But then my inbox pinged with another notice from the Office of the DNI: release of “The 500-Day-Plan Update at Day 400” (download the PDF version here). It contained a graphic depiction of the troubling challenges remaining – actually using graphic “red flags” to mark areas at risk. More on the flags below.
Those who work in and with the intelligence community have been intimately familiar with the DNI’s 500-Day Plan. When it was first drafted I was still in government and had my tiny slice of input into its composition through the interagency review process. Its release was hailed by some (“ODNI Earns Kudos for 500-Day Plan,” in Federal Computer Week) and greeted with a yawn in some sectors of the community itself. “Another reform plan? I’ll make room on the shelf.”
Has it worked? Independent assessments have been largely absent – but judging from my email inbox over the past year there have been mounting frustrations among IC personnel at entry, middle, and senior levels.
An illustration: before the 500-Day Plan, there was an initial 100-Day Plan for Integration and Collaboration, aimed at paving the way quickly for the longer effort, but I recall a general feeling that progress on the first quick plan fell far short of the mark. National security veteran Michael Tanji (editor of the hot new book Threats in the Age of Obama) offered his own independent assessment in his influential “Haft of the Spear” blog, answering the question “What Difference has 100 Days Made?” with his stern critique:
Sadly, there has been very modest progress in improving collaboration on a practical level. My former colleagues are still left s\cratching their heads about what they can and cannot share, not for lack of guidance, but from lack of consistent execution… Collaboration has made headway with the use of classified wikis and blogs, but what should be a default way of working is relegated to almost adjunct status as the industrial-age processes that are used to operate the bureaucracy are still in place. This is not progress; it is setting nascent collaboration efforts up for failure…. [DNI McConnell’s] approach has been neither original nor robust.”
So let’s turn our attention to the near-post-mortem released today, the Day-400 scorecard issued just as the DNI was walking out the door. On its cursory surface it may read as a satisfactory report: “The IC made a strong push between Day 301 and Day 400, completing 24 of the remaining 39 initiatives in the IC’s 500 Day Plan for Integration and Collaboration.” (Sounds like grading on a steep curve.) The only two subject headings in the two-page report are “Key Accomplishments” and “Continuing to Build on Our Progress.”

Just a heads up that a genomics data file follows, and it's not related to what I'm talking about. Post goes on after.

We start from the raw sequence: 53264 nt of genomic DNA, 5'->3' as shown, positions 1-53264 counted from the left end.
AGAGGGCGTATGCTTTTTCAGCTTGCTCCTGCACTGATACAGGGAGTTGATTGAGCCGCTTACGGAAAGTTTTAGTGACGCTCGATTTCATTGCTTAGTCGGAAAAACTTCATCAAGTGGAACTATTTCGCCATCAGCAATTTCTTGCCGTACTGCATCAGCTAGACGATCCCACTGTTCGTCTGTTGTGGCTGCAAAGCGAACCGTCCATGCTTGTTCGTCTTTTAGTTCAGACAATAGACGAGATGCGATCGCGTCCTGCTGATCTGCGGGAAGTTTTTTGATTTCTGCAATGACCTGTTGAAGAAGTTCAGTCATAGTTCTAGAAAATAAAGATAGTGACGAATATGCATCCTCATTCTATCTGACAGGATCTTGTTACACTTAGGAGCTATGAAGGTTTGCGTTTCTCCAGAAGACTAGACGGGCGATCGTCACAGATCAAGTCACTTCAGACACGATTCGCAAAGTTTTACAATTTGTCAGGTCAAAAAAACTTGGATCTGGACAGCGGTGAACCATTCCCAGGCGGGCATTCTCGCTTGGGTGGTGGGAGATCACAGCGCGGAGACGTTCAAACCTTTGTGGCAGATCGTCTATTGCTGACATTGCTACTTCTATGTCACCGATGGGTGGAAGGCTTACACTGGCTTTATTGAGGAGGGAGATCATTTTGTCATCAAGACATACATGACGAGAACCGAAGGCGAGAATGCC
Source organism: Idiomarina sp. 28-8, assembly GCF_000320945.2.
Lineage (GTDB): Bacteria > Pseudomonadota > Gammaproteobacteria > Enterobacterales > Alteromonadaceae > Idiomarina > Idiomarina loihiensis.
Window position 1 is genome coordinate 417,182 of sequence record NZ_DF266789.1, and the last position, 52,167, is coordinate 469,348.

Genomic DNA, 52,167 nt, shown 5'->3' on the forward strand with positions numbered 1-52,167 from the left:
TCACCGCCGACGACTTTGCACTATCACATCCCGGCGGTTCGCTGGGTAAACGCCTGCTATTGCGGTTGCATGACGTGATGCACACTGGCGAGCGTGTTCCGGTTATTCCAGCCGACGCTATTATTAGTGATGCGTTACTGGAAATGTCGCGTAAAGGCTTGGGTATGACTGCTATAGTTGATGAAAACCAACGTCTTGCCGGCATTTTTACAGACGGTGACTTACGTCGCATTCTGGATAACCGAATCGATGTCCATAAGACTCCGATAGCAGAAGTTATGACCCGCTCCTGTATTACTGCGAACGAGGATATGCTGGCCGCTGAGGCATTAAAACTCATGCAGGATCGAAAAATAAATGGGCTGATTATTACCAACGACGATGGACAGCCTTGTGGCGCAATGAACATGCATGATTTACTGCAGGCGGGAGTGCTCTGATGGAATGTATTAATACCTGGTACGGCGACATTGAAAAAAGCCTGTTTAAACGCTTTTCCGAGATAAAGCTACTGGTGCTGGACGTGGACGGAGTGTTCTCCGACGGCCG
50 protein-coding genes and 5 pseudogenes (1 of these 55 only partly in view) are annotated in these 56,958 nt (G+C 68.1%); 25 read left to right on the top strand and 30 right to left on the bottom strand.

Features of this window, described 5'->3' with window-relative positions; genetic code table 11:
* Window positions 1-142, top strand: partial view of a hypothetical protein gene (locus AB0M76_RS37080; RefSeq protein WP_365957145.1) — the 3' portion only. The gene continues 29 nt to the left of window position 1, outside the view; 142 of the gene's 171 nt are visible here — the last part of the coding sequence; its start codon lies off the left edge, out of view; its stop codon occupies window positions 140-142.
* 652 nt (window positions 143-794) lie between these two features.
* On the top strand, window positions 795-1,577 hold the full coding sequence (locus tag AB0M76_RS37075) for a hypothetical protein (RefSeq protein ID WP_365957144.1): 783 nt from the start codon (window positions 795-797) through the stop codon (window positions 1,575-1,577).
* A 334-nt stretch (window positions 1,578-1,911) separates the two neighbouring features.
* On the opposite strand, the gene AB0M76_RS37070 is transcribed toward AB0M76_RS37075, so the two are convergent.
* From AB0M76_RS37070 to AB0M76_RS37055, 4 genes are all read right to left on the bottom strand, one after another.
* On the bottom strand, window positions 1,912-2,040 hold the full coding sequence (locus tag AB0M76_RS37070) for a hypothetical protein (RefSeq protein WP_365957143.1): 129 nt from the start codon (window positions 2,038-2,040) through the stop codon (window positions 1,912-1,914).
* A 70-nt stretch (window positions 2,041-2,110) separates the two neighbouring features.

A look at the accompanying chart shows starkly that much of the most vital work laid out for the Plan is “at risk,” to use the report’s own term. Study page two of the report: the red flags flutter across the page marking areas in danger of failure.
Of the 15 remaining tasks for the last hundred days, none are “On Plan,” or proceeding optimally. None evidence only “Some Risk” according to the legend. All 15 bear the full-red-risk flag. Here are some items on that all-important list:
- Enhance Information Sharing
- Create Single Information Environment
- Create Analytic Collaboration Environment
- Develop Collection Management Tools
- Stand Up IARPA
Several of the risk areas may be explicable in prosaic ways common to Washington. For example, I’m led to believe that IARPA is at risk because of funding and other bureaucratic factors. But seven years after the 9/11 attacks, and half a decade after the 9/11 and WMD Commissions which prompted formation of the DNI and his staff, we still grade the fundamental task to “Enhance Information Sharing” at risk of failure?
This is not good.
DNI McConnell leaves office with an honorable reputation, and with the satisfaction that the IC has led in foiling a number of serious plots against the national security of the American homeland. But in his farewell letter to IC employees, he highlighted as top achievements passage of an updated FISA surveillance law, and clarification of the aligned responsibilities of the 16 intelligence agencies. “‘These documents lay a foundation to provide the IC the structure and tools needed to continue our work, while expanding privacy and civil liberties protections to all Americans,” McConnell wrote, according to the AP account.
Those are the type of simmering, long-payoff measures of success that would sound appropriate in a time of peace, calm, and low demands on the nation’s intelligence services. In a time of war and grave international uncertainty, I believe intelligence veterans – Mike McConnell among them – wish he could claim more.
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